If one of the two [pleasures] is, by those who are competently acquainted with both, placed so far above the other that they prefer it, even though knowing it to be attended with a greater amount of discontent, and would not resign it for any quantity of the other pleasure which their nature is capable of, we are justified in ascribing to the preferred enjoyment a superiority in quality, so far outweighing quantity as to render it, in comparison, of small account.
The details of Mill’s view are not entirely clear. But the general gist seems to be that human beings, who experience pleasures of the intellect and so on, would not give these pleasures up for ‘the fullest allowance of a beast’s pleasures’.
Mill’s argument is meant, perhaps, not as a direct response to the anti-Epicurean objection, but as an attempt to defuse it. The anti-Epicureans appear to believe that the life recommended by Epicureans is one of animal or bodily pleasure, whereas in fact Epicureans will recommend just the kind of life the objectors find most valuable, in which intellectual and other forms of higher pleasure are fully, indeed maximally, represented. There is of course more work to be done, since, as we understand the anti-Epicureans, they are claiming not merely that pleasure is bestial, but that intellectual activities and so on are valuable independently of pleasure. That work Mill does later in Utilitarianism, in the third stage of his notorious ‘proof’ of utilitarianism, according to which we desire nothing other than pleasure (4.4–11). But even at this point in the argument he might hope that at least some of those who have accepted the anti-Epicurean conclusion will give it up once they recognize that hedonists can place superior human pleasures in a category quite separate from bodily pleasures.
At this point, we need to consider how pleasure is understood from the philosophical perspective. On the most straightforward understanding, pleasure is a feeling. It has been common in recent years for philosophers to distinguish between internalist accounts of pleasure, according to which pleasure is an introspectively discernible sensation common to all pleasurable experiences, and externalist accounts, according to which there is no such pleasurable ‘feeling tone’ but pleasures consist in experiences towards which the subjects have a certain pro-attitude (such as that the experience continue) (see : 87–91). Consider, say, the pleasure of listening to Oberon. Internalists will claim that the listener experiences a certain sensation, that of pleasure; externalists will deny that, claiming that she experiences the sound of the music, and takes a positive attitude toward it.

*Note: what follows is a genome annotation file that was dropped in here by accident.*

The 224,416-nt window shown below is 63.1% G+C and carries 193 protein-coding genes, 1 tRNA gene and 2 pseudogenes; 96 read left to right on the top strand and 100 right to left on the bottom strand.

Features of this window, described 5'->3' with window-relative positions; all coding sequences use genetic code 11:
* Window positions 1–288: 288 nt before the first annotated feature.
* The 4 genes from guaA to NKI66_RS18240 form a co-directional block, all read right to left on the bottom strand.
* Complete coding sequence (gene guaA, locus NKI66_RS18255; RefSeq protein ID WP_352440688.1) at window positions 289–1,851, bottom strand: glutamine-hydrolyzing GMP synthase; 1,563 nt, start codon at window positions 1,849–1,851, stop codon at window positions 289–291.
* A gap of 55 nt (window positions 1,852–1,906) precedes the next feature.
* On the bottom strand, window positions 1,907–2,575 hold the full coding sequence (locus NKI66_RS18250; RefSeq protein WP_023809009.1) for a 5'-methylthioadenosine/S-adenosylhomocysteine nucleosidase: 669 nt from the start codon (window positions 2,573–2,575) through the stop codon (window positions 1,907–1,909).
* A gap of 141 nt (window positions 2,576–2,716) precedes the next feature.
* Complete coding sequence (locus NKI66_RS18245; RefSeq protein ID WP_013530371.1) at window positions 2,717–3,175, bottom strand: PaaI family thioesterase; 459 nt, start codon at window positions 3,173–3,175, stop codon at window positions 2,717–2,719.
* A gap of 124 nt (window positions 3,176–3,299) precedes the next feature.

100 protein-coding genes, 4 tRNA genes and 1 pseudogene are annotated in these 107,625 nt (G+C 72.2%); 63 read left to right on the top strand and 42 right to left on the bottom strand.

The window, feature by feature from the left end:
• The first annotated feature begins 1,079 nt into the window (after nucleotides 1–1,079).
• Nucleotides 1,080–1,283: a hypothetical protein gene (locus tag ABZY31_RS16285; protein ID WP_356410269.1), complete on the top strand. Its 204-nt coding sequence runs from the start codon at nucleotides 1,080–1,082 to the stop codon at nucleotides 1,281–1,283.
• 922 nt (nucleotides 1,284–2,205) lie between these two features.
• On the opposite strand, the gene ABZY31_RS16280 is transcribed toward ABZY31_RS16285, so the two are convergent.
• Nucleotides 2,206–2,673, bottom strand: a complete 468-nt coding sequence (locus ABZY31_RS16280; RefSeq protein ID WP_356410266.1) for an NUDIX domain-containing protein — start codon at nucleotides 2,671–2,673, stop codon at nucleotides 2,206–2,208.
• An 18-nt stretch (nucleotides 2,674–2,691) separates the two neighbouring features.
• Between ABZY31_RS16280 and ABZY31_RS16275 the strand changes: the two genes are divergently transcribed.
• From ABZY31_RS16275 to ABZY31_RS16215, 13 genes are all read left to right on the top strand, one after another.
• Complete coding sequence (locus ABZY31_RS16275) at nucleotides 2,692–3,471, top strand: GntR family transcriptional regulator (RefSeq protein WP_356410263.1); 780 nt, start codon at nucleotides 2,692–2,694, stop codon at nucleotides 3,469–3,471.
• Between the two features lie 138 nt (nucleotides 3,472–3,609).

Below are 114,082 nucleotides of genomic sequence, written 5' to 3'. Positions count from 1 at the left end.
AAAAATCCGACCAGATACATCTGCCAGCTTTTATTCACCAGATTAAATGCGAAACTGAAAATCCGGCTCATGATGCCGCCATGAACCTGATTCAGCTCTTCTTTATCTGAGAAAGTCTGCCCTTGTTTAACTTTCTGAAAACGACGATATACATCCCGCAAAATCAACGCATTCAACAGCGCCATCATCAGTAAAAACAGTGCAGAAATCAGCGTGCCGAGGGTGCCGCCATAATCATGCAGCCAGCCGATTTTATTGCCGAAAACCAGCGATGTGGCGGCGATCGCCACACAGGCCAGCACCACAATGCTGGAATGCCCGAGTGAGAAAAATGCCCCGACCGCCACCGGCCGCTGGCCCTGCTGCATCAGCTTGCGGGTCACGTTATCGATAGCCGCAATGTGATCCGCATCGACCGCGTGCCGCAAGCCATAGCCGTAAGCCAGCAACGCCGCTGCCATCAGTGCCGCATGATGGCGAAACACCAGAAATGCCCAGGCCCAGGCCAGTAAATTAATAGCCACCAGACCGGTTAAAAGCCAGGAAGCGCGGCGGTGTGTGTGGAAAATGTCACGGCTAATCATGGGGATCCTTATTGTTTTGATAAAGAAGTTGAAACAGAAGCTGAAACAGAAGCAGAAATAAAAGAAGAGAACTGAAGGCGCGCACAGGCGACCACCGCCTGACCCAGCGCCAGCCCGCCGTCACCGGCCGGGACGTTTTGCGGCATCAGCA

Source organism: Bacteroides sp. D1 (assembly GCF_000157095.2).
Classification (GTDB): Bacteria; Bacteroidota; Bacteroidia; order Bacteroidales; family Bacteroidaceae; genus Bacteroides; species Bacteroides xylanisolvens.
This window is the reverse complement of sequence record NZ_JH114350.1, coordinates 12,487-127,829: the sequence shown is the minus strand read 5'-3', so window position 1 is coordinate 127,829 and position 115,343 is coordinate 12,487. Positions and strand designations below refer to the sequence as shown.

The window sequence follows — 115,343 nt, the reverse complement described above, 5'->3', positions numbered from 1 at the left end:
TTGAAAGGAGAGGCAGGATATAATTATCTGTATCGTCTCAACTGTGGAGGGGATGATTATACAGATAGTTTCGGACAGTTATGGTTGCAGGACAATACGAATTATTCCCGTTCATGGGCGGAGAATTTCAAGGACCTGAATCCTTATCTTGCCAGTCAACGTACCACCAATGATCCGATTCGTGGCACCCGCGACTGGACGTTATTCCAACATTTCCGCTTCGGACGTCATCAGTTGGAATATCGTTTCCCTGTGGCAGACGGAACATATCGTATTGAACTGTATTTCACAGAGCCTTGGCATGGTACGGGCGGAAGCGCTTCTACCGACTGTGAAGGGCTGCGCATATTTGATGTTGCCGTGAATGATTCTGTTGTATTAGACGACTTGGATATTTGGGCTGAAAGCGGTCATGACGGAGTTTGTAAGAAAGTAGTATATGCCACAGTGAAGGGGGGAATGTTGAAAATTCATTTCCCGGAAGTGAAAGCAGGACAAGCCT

This example brings out, we suggest, the main problem with externalism. It fails properly to capture the idea that pleasure is a feeling. The most that can be salvaged from such accounts is the idea that pleasure is the feeling of having an experience towards which the subject has the relevant pro-attitude. But even this relic of externalism should be rejected, since it fails to explain the common case in which someone justifies the attitude in question with reference to the pleasurableness of the experience.1
Support for externalism is often sought in the fact that pleasures – that is, pleasurable experiences – differ greatly in kind from another: compare appreciating Oberon, drinking lemonade on a hot day, and playing basketball. But internalists will of course not deny this. The fact that experiences differ in kind fails to show that their being pleasurable does not consist in a single felt quality. People’s comparative judgements seem to bear this out. Having spent a few hours engaged in the three activities just mentioned, I might well rank the Oberon as more enjoyable than the lemonade, and the lemonade as more enjoyable than the basketball. I might say: ‘I got more pleasure from the Oberon than from either of the other two activities. The Oberon, that is, was the most pleasurable’. The error of externalists who rely on the great variation that is found in pleasurable experiences could be seen as a failure to distinguish between pleasures and pleasure (see ). My pleasures differ greatly; one important thing they have in common is that they all involve pleasure. And it is their all involving pleasure that explains why we call them pleasures.